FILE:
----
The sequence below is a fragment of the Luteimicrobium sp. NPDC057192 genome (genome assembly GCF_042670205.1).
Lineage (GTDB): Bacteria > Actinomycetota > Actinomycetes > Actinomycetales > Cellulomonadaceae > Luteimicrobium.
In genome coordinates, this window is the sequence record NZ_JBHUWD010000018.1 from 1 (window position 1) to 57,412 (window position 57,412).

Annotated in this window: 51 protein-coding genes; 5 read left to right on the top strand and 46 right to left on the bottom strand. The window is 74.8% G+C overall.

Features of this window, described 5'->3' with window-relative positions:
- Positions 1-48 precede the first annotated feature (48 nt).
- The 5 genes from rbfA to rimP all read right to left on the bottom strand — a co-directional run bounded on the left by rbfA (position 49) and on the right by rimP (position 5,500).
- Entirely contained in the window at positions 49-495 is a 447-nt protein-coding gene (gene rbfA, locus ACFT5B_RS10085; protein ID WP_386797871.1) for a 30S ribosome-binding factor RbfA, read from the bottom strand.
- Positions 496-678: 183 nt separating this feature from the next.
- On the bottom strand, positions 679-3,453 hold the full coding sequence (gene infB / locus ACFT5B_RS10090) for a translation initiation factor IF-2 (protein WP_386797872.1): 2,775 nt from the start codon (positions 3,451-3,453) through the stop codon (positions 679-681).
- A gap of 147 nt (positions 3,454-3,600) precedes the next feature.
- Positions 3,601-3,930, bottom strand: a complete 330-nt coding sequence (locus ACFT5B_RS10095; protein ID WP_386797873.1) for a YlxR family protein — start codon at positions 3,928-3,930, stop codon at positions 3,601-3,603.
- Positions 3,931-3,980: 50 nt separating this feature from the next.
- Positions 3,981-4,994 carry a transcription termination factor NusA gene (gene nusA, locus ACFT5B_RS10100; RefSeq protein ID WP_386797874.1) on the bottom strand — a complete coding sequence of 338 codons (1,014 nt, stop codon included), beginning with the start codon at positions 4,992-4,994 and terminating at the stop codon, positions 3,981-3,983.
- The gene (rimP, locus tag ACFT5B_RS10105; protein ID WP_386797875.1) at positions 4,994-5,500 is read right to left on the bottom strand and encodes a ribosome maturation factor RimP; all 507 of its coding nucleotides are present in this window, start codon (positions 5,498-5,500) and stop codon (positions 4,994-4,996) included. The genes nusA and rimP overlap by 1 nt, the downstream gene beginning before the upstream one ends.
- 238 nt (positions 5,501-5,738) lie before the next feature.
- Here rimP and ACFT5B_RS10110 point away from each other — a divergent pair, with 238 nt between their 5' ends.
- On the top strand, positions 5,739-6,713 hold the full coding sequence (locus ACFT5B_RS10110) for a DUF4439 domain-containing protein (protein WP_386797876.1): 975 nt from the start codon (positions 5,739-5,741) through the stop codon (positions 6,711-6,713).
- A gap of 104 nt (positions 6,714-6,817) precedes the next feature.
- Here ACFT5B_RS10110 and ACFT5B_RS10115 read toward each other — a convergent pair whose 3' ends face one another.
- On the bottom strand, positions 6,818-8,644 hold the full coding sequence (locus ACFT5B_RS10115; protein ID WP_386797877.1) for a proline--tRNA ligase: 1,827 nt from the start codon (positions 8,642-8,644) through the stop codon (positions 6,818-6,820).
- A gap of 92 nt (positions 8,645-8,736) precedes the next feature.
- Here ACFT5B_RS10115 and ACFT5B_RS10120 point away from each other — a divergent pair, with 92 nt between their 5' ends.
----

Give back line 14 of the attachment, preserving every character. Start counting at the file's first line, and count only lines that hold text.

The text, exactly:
- Positions 3,981-4,994 carry a transcription termination factor NusA gene (gene nusA, locus ACFT5B_RS10100; RefSeq protein ID WP_386797874.1) on the bottom strand — a complete coding sequence of 338 codons (1,014 nt, stop codon included), beginning with the start codon at positions 4,992-4,994 and terminating at the stop codon, positions 3,981-3,983.